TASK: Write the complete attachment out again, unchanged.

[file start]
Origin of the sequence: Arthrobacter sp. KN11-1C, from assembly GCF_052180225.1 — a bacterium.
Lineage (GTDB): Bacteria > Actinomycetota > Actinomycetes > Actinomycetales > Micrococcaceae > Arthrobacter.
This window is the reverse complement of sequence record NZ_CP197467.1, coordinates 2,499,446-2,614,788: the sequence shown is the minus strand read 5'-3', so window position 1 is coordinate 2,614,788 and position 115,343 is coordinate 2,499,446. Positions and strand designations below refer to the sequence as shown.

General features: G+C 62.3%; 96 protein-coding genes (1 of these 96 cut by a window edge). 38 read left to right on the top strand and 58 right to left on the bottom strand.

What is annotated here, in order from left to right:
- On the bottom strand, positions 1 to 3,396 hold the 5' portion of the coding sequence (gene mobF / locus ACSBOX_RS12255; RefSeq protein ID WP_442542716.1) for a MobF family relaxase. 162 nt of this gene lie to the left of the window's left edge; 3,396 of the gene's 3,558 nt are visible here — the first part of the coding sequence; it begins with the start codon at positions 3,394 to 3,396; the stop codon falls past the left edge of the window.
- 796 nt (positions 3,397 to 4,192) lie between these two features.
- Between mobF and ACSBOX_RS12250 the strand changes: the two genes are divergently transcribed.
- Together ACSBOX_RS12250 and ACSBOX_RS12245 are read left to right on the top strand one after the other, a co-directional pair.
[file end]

Origin of the sequence: Arthrobacter sp. KN11-1C, from assembly GCF_052180225.1 — a bacterium.
Lineage (GTDB): Bacteria > Actinomycetota > Actinomycetes > Actinomycetales > Micrococcaceae > Arthrobacter.
This window is the reverse complement of sequence record NZ_CP197467.1, coordinates 2,499,446-2,614,788: the sequence shown is the minus strand read 5'-3', so window position 1 is coordinate 2,614,788 and position 115,343 is coordinate 2,499,446. Positions and strand designations below refer to the sequence as shown.

General features: G+C 62.3%; 96 protein-coding genes (1 of these 96 cut by a window edge). 38 read left to right on the top strand and 58 right to left on the bottom strand.

What is annotated here, in order from left to right:
- On the bottom strand, positions 1 to 3,396 hold the 5' portion of the coding sequence (gene mobF / locus ACSBOX_RS12255; RefSeq protein ID WP_442542716.1) for a MobF family relaxase. 162 nt of this gene lie to the left of the window's left edge; 3,396 of the gene's 3,558 nt are visible here — the first part of the coding sequence; it begins with the start codon at positions 3,394 to 3,396; the stop codon falls past the left edge of the window.
- 796 nt (positions 3,397 to 4,192) lie between these two features.
- Between mobF and ACSBOX_RS12250 the strand changes: the two genes are divergently transcribed.
- Together ACSBOX_RS12250 and ACSBOX_RS12245 are read left to right on the top strand one after the other, a co-directional pair.